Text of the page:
All DataChats


Justin Bois, 14 August 2017

Justin Bois is a lecturer in the Division of Biology and Biological Engineering at the California Institute of Technology. He teaches nine different classes there, nearly all of which heavily feature Python. He is dedicated to empowering students in the biological sciences with quantitative tools, particularly data analysis skills. Beyond biologists, he is thrilled to develop courses for DataCamp. In this DataChat, Hugo and Justin discuss different aspects of data science, including data science education, and Justin shares his advice to those getting started in the field.


Chester Ismay, 9 August 2017

Chester builds (and helps instructors build) R and SQL courses for DataCamp. Chester has experience working as an actuary, as a professor, and as a statistical/data scientist consultant in academia. In addition, he has worked as a consultant for actuarial firms and the Portland Trailblazers NBA team. He is co-author of the fivethirtyeight R package and author of the thesisdown R package. He is also a co-author of ModernDive, an open source textbook for introductory statistics and data science students using R.


Brett Lantz, 7 Aug 2017

Brett Lantz is a data scientist at the University of Michigan and the author of Machine Learning with R. After training as a sociologist, Brett has applied his endless thirst for data to projects that involve understanding and predicting human behavior.


Charlotte Wickham & Oliver Keyes, 30 July 2017

Richie chats to Oliver and Charlotte about the importance of web data, how Oliver isn’t a data scientist, how Charlotte uses data on the web for teaching, web APIs and R packages to access them, web scraping for social good, and data in the cloud vs. computing in the cloud.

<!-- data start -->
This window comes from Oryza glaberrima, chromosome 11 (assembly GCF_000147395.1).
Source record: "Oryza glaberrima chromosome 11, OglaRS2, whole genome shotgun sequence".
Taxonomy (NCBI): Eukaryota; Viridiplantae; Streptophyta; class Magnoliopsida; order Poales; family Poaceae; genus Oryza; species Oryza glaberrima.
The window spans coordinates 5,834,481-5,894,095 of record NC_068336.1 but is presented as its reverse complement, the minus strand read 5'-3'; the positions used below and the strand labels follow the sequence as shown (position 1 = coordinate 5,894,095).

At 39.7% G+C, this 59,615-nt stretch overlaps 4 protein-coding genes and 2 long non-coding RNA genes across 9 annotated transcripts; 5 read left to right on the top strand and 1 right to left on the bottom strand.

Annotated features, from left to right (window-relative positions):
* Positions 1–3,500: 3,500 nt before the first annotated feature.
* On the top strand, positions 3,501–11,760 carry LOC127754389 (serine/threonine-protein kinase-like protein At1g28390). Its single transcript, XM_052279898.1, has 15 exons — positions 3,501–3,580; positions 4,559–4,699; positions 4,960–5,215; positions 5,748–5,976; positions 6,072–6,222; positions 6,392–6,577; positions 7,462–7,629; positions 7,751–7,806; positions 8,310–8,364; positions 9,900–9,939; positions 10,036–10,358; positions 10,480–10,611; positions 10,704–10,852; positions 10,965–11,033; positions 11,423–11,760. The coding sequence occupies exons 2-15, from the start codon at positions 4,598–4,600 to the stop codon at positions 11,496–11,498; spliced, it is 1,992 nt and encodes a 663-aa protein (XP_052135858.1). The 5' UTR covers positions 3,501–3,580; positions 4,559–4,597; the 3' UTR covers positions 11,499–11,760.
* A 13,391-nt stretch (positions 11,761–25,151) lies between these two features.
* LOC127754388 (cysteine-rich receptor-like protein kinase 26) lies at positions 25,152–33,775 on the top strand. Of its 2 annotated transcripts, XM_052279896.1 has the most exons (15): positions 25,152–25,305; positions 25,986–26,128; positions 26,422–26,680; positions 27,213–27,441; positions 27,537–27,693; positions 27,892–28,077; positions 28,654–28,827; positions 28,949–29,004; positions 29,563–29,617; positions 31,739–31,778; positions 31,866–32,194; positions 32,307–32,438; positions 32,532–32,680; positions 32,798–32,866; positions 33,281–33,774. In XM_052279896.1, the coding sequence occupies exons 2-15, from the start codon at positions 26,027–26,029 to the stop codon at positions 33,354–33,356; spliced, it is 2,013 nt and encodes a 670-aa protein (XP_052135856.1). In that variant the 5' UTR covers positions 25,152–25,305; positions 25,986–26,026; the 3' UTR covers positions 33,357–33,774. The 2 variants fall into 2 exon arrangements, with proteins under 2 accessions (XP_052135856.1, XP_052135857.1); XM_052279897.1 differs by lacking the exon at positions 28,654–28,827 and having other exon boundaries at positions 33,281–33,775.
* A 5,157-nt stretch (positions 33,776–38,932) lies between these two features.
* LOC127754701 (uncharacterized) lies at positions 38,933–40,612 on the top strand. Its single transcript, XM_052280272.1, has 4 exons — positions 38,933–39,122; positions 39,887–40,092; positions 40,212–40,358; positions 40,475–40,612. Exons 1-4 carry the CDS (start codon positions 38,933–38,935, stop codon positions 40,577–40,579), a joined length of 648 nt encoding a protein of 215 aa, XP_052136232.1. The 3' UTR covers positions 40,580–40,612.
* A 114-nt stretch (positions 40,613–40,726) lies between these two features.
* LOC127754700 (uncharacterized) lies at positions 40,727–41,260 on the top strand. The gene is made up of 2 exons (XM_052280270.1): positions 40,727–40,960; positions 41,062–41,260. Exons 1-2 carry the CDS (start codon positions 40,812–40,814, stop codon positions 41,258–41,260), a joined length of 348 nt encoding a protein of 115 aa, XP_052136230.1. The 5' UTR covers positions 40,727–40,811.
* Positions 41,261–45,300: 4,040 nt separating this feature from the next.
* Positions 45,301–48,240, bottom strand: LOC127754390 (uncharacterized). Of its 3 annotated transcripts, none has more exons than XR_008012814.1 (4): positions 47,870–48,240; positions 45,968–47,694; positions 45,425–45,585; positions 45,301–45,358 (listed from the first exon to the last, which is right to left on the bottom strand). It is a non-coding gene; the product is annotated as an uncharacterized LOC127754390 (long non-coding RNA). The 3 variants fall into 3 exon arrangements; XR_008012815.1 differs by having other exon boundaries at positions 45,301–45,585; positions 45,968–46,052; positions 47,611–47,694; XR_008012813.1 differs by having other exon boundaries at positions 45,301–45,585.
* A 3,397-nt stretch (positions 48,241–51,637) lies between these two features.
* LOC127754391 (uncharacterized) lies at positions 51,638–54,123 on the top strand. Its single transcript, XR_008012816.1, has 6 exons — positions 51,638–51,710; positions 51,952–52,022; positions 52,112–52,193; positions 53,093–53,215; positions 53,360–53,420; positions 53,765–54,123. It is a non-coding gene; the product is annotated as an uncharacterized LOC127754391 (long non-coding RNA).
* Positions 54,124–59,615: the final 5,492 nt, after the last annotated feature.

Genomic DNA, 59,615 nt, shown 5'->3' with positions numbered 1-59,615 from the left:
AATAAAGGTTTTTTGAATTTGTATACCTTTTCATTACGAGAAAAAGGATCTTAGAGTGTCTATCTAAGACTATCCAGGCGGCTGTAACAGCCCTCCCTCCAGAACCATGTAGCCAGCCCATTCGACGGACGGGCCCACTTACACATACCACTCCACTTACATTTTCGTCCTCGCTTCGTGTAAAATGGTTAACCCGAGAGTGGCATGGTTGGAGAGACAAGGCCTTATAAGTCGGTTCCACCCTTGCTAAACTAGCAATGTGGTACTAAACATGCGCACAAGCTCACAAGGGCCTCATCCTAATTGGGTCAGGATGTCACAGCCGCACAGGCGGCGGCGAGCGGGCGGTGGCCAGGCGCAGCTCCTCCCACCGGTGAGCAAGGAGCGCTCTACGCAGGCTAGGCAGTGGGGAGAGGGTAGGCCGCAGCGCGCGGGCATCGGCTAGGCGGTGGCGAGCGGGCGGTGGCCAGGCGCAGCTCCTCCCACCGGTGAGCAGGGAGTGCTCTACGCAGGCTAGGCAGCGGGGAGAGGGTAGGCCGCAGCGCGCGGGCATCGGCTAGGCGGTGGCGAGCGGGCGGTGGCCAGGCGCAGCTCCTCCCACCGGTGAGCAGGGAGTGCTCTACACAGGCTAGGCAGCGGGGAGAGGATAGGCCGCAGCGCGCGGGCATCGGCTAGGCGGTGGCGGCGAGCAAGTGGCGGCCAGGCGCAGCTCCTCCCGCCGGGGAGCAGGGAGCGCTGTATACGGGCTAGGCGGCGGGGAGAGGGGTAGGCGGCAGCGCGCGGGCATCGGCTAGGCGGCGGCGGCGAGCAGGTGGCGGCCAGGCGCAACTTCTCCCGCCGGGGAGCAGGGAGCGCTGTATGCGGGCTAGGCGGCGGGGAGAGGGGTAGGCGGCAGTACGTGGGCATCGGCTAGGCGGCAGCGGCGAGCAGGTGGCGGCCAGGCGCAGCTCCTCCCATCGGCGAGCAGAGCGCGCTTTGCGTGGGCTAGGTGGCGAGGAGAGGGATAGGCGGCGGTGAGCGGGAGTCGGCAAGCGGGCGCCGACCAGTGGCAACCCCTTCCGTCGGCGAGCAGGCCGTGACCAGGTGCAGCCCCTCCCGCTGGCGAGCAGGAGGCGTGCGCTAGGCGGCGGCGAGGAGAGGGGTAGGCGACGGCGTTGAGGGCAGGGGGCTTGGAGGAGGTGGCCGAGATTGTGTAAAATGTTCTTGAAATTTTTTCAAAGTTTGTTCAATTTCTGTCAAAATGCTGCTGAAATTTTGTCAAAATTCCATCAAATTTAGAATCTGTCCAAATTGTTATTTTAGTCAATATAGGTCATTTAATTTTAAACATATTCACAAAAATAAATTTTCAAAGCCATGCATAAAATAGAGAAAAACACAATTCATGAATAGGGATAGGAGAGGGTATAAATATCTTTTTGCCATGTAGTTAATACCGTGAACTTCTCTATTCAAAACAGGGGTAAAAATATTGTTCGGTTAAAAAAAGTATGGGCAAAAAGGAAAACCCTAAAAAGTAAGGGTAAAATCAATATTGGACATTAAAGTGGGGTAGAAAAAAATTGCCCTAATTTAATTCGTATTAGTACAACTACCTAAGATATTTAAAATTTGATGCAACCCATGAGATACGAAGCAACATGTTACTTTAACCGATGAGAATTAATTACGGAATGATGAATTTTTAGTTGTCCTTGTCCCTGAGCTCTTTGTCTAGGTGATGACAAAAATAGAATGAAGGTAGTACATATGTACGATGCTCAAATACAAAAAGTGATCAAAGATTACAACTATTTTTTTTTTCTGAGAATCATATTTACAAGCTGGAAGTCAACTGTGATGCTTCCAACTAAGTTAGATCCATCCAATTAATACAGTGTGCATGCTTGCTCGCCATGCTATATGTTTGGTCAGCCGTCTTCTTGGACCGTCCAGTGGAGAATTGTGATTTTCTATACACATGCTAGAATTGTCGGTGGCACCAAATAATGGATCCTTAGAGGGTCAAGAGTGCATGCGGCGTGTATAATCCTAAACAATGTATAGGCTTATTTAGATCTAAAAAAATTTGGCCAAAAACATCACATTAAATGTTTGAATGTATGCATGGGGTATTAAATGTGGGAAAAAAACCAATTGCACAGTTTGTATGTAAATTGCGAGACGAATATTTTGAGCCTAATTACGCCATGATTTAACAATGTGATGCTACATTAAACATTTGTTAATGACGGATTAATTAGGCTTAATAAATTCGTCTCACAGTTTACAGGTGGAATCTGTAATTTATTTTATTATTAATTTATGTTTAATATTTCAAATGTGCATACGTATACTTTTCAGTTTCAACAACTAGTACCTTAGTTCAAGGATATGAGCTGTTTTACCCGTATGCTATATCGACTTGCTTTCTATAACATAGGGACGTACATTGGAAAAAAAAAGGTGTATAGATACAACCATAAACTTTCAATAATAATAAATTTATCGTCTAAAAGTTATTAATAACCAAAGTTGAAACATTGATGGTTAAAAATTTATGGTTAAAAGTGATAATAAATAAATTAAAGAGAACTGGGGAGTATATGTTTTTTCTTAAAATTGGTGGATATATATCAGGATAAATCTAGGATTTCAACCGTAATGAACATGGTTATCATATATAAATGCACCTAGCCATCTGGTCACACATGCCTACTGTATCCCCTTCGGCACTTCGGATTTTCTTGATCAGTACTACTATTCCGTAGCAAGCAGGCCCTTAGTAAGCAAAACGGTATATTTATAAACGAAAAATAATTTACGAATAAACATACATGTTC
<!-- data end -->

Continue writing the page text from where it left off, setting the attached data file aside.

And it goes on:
Nina Zumel & John Mount, 20 June 2017

Richie chats to Nina and John about their favorite types of regression, statistics vs. machine learning, running Win-Vector, interacting with data scientists vs. interacting with managers, business constraints on models, the vtreat R package, bangra dancing, and life in San Francisco.


Katharine Jarmul, 12 June 2017

Katharine Jarmul runs a data analysis company called kjamistan that specializes in helping companies analyze data and training others on data analysis best practices, particularly with Python. She has been using Python for 8 years for a variety of data work -- including telling stories at major national newspapers, building large scale aggregation software, making decisions based on customer analytics, and marketing spend and advising new ventures on the competitive landscape.

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